I am a well spouse on a fixed and limited income. My neighbor’s son, who is friendly with my son, invited himself over for latkes the first night of Chanukah. He is a teenager from a large family. He does have some learning difficulties and social problems. When I gave my children Chanukah presents, I could see he felt left out. I felt badly for him. I know that his parents do not give the children gifts on Chanukah. I called him over and gave him $20 for Chanukah gelt. I expected him to be pleased and excited.
I know he gets little in the way of money from home and needs to do odd jobs to earn the extras he may want. I was shocked when he looked at me and said, “Only 20 dollars?!” My face must have reflected my reaction because he quickly said, “Just kidding” and then gave me a swallowed, “Thanks.”
I was really upset and angry. Twenty dollars may not be much to him but it sure meant a lot to me. I won’t be giving him much of anything after this. My husband feels I’m wrong for feeling the way I do. He said I’m overreacting and I shouldn’t expect more from a teenager. Am I overreacting?
An Angry Neighbor
People give gifts for different reasons. Sometimes we give a gift because the receiver needs what we are giving him/her. Sometimes we give it because we know it will make the person feel good and brighten his/her day. Sometimes we give gifts because it makes us feel good about ourselves. But, I suspect, most often we give the gifts because of a combination of the three motives, and there is nothing wrong with that. The problem arises when our “make ourselves feel good” motivation backfires because we don’t get the kind of “thank you” we had expected.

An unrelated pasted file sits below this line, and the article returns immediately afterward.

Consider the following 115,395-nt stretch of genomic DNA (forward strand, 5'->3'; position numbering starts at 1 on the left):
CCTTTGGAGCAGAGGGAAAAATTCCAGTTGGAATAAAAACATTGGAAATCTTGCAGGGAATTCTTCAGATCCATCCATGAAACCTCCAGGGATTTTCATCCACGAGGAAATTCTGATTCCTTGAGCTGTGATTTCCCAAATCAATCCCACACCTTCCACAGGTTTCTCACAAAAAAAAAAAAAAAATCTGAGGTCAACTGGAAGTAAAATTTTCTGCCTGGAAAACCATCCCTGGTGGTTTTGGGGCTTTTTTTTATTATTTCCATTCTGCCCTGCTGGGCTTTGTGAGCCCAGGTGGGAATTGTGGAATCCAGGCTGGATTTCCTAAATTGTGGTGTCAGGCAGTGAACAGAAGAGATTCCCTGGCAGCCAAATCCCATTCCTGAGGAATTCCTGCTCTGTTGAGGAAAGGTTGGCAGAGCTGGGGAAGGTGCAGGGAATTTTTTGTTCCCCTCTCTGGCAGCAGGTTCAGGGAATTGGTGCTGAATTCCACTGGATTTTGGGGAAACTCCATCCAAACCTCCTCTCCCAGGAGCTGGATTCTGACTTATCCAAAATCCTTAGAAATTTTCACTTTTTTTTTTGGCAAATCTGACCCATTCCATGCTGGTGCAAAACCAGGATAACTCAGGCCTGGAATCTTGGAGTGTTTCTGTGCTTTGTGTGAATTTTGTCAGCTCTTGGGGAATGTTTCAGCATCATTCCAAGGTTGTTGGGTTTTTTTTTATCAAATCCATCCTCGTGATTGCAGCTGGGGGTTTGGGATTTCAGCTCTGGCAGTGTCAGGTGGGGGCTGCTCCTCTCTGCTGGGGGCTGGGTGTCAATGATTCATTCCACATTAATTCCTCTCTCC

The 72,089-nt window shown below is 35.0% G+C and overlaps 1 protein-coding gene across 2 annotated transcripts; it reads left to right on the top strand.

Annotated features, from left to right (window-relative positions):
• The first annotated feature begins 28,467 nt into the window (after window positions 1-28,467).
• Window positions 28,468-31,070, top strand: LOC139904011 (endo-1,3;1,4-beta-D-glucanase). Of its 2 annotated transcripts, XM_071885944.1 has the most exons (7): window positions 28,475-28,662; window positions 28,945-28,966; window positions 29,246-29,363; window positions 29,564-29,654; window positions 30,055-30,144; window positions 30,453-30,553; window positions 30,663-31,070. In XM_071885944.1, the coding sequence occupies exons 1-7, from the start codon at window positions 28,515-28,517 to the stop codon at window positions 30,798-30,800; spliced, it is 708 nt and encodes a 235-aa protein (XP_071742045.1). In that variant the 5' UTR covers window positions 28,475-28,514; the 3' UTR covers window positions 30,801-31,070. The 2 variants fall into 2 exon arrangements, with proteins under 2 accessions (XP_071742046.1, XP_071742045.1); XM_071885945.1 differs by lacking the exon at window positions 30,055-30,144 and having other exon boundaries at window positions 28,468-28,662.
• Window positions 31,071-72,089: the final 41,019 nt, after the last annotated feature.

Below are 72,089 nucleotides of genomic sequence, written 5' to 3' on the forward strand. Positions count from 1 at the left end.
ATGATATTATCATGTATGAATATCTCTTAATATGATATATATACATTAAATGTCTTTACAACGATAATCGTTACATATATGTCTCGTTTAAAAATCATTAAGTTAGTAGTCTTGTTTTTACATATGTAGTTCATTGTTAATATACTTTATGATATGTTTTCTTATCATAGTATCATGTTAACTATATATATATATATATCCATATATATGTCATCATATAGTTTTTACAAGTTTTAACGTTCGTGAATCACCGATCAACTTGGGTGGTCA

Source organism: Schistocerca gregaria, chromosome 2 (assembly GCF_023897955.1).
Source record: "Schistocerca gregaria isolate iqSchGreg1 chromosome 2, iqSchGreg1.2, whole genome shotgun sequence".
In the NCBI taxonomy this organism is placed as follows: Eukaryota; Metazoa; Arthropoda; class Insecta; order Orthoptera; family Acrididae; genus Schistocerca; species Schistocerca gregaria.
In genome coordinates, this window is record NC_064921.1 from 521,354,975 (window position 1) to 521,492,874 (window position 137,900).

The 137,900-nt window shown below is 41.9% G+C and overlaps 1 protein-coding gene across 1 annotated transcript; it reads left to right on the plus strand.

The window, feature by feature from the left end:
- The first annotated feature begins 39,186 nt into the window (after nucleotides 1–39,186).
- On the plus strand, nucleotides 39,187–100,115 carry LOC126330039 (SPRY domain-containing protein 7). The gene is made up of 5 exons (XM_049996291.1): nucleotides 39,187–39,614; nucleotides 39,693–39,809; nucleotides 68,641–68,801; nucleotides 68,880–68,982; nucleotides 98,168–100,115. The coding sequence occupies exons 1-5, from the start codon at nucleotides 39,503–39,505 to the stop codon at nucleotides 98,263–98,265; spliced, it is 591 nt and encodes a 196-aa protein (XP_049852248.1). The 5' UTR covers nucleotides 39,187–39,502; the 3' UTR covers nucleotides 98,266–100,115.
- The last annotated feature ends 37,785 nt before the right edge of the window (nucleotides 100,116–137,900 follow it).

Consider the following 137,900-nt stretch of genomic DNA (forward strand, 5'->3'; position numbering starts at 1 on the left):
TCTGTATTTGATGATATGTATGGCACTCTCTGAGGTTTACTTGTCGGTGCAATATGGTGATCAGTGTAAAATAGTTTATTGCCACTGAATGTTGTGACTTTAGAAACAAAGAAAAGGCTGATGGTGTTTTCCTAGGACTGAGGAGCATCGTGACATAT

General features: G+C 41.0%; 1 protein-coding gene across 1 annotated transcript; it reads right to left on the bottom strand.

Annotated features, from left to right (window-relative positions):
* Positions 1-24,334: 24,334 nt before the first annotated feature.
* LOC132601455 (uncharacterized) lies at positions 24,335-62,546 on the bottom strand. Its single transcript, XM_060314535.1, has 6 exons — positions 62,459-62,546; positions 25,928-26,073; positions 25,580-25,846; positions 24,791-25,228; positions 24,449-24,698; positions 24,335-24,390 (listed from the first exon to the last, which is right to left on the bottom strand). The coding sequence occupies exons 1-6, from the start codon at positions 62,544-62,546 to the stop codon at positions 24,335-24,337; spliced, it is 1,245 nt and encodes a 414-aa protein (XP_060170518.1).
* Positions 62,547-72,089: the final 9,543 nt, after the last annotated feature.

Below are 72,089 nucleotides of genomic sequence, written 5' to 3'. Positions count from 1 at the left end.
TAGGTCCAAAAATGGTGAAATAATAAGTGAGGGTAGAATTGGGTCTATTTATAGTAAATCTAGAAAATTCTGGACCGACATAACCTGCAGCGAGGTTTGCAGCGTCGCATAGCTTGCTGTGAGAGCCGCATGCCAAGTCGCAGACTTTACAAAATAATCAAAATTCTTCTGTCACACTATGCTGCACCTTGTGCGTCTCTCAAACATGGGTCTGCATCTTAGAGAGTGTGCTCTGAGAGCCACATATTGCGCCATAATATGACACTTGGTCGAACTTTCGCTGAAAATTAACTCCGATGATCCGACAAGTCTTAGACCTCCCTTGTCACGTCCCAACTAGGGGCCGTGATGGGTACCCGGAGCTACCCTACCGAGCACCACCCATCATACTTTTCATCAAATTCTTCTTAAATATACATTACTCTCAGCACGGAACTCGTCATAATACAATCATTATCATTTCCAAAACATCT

What you did was very generous. You saw a boy who not only needed attention but the money, as well. You stepped up to fill the need. You certainly did not get an appropriate reaction. Further, it certainly was not the reaction you expected. Let me first say, very clearly, the young man was wrong to behave in the way he did. It was hurtful, unappreciative and totally unacceptable. Having said that, let’s deal with the question you asked, “Am I overreacting?”
First let’s deal with the issue of why you gave him the money. My guess is that you wanted him to feel good and like part of the family. You wanted him to feel cared about. You saw that he had needs, emotional and financial, that his family might not be able to meet and you wanted to help fill those needs.
Clearly, despite his reaction, this was accomplished. It was truly a wonderful thing you did for this boy. My guess is that at this point in his life he may not have the maturity to see it. So, if these were your motives, you accomplished your goal. You achieved what you set out to do. Doing it again will accomplish the same thing. That should help you decide if you will do it again.
If, however, your reason (which I doubt) for giving him the gift was because you wanted him to be grateful and overflowing in his thanks, you did not get the result you wanted. Doing it again will probably not produce a more grateful response then you got the first time. So, you need to figure out your motive for giving him the money before you can determine if you are overreacting or want to do it again.
Now lets deal with some reasons for the boy to have reacted the way he did. Again, I am not excusing his behavior by any means, just trying to possibly understand it. You said that he was a boy who had social problems. He may have never learned how to appropriately react to gifts. Perhaps he did not know what to say or how to express his thanks. Maybe he felt uncomfortable. Perhaps your generosity made him feel sorry for himself.
Maybe what he was wrongly expressing was his wish to be in a different place, with his parents giving him what he needed. We can’t understand why people react the way they do. We often have a hard enough time understanding our own emotions. We certainly can’t control their reaction.
Think about why you gave the gift. Know that it had to make him feel good, and be pleased with the fact that you did what you felt was right. Mission accomplished. Only you can decide if you gave the gift because you wanted to make him feel good or make yourself feel good or both. Only you can decide if you will again.
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